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It all started in July when I had the brilliant idea it would be cool to put a greenhouse in my backyard. I’ve never grown anything in a greenhouse so this is becoming a slightly costly experiment, but if it works – WOW!! And……….while assembling the greenhouse I realized I’d need somewhere to plant stuff so I thought it would be great to build tables with three tiers of planting surface, and voila – these benches were conceived!

I didn’t think 4x4s were necessary to use as legs, so I opted to build the tables out of 2x4s and 1x2s; I chose the combination because 1x4s are 1.5” wide and 2x4s are 1.5” thick (you’ll see why later).

My greenhouse measures 95” per side inside, so I started with that measurement for the overall length per bench. Sorry I didn’t take a picture of the pieces before I assembled them, but here’s the frame for one shelf.

Step 1:

FYI, I almost forgot to measure the width of the doorway into the greenhouse and might have made the benches too wide. Luckily, my brain kicked in and I found that I had 22.25” to work with, so I planned on the benches being 22” wide overall. I cut some 2x4s down to 92” for the length per shelf and because a 2x4 is 1.5” thick and a 1x4 is 1.5” wide, I subtracted 6” from 22” and made the shorter 2x4 pieces 16” (you’ll understand why later). I made all the 2x4 joints with 3” screws.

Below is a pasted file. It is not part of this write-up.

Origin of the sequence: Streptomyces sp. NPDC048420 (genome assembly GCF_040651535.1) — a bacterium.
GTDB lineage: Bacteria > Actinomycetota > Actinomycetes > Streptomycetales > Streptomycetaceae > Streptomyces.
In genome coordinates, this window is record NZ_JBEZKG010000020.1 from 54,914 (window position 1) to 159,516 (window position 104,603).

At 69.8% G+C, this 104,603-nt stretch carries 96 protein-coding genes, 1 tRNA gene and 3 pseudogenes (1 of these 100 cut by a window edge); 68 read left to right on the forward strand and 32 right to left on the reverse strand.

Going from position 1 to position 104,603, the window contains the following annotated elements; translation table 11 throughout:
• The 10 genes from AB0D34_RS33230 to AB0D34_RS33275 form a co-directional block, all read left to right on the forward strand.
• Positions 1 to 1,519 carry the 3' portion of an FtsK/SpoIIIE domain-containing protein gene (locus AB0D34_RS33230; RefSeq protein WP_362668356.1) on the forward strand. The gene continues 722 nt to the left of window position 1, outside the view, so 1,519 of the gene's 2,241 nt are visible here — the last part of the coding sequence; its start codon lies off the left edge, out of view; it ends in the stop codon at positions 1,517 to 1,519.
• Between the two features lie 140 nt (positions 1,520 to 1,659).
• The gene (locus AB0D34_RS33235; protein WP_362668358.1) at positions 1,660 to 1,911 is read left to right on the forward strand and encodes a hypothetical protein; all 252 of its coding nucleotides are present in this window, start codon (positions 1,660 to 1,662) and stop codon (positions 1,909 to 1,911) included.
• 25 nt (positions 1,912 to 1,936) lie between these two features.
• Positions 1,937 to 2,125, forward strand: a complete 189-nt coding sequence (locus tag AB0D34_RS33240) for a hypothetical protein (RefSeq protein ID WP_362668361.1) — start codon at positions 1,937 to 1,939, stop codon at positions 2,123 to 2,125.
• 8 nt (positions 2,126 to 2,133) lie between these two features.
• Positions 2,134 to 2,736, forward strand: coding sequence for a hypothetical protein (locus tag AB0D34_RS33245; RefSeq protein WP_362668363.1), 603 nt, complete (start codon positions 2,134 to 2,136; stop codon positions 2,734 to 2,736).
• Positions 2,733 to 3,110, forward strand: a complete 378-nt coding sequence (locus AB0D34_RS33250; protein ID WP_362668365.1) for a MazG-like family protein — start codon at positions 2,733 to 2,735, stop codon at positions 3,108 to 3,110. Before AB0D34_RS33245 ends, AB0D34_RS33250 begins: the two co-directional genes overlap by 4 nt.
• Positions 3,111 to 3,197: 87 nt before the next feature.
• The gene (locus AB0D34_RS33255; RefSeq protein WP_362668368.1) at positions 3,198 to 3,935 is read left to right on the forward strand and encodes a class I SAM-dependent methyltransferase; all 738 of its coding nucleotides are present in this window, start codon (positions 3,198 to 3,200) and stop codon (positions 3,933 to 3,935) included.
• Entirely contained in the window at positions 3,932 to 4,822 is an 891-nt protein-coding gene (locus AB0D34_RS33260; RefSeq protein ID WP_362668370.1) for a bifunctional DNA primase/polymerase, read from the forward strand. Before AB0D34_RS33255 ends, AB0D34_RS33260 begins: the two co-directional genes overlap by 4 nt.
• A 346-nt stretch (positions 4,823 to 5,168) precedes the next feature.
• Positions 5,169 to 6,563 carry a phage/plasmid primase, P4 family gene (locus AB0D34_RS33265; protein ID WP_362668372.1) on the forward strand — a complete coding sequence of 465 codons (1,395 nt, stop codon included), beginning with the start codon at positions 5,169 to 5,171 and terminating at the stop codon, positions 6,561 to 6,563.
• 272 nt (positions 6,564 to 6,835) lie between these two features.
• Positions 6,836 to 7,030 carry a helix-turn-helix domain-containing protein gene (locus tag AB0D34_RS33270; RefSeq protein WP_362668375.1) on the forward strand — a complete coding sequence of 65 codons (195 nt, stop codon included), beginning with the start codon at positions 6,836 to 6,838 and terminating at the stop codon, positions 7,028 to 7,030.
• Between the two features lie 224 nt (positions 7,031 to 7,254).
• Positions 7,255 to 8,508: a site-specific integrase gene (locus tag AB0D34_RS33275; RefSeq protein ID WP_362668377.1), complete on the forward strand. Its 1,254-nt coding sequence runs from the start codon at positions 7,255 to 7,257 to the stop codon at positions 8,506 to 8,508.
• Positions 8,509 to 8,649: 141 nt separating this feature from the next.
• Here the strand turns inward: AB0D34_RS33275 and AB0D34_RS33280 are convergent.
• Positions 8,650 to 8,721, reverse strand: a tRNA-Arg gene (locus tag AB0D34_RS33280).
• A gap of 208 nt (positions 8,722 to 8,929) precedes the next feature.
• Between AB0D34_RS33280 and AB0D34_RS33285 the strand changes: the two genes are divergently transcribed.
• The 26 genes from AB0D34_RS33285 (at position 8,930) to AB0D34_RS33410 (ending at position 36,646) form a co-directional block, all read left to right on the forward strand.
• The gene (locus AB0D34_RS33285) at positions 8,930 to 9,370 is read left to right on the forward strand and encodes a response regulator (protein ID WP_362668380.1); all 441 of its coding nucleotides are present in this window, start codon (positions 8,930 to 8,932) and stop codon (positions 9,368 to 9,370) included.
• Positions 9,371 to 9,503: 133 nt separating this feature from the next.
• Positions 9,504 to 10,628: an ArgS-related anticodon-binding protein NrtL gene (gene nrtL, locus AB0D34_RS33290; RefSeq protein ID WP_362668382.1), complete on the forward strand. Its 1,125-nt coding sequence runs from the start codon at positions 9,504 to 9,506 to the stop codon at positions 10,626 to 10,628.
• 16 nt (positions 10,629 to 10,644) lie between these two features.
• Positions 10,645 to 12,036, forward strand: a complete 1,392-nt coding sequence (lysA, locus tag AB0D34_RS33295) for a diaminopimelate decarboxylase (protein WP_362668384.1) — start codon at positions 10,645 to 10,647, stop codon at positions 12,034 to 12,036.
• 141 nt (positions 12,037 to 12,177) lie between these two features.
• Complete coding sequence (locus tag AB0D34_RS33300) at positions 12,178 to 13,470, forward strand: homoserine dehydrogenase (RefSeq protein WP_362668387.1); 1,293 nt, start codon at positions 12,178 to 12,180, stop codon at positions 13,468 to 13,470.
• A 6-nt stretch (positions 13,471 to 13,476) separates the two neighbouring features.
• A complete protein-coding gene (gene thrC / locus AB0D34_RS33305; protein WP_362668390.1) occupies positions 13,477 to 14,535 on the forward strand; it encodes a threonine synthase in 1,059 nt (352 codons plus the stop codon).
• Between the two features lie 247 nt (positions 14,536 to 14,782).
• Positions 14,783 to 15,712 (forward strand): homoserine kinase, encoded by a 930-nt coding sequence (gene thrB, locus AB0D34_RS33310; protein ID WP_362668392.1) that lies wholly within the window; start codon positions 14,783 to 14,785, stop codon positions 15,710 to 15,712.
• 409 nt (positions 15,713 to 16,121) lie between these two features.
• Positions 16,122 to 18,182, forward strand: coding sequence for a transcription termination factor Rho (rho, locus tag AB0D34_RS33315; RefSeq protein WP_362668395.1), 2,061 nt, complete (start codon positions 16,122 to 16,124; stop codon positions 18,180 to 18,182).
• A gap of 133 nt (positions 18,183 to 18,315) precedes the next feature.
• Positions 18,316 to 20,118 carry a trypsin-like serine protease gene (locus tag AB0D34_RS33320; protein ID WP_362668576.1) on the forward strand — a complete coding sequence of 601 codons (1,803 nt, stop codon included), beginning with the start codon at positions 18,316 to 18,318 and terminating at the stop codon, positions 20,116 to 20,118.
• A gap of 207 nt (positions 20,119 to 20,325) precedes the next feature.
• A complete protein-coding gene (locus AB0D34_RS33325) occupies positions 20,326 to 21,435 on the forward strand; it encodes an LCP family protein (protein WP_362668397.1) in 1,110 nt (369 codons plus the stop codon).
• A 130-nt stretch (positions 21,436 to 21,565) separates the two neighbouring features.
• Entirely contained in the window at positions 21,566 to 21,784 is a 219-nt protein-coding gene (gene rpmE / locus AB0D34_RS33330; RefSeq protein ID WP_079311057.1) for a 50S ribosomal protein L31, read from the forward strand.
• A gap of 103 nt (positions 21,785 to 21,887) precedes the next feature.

The 2” screws were used to attach the 1x4 pieces. And I opted to make the shelves from half-inch galvanized hardware fabric, because I wanted the sun to shine through the shelves and watering would certainly be easier with open shelving.

Step 2:

To assemble one shelf I started with the 2x4 frame and attached the hardware fabric. First I laid the fabric on top of the frame with about a one-inch overhang at the ends and a two-and-a-half inch overhang on the sides. (I opted to NOT cut the excess off because it wasn’t really necessary.) Tin snips work well for this.

Step 3:

To secure the “fabric” I cut the corners, folded it over the 2x4 frame and used a staple gun. Unfortunately, I still had to use a hammer to push the staples into the wood and in some cases to flatten the fabric to the frame.

Step 4: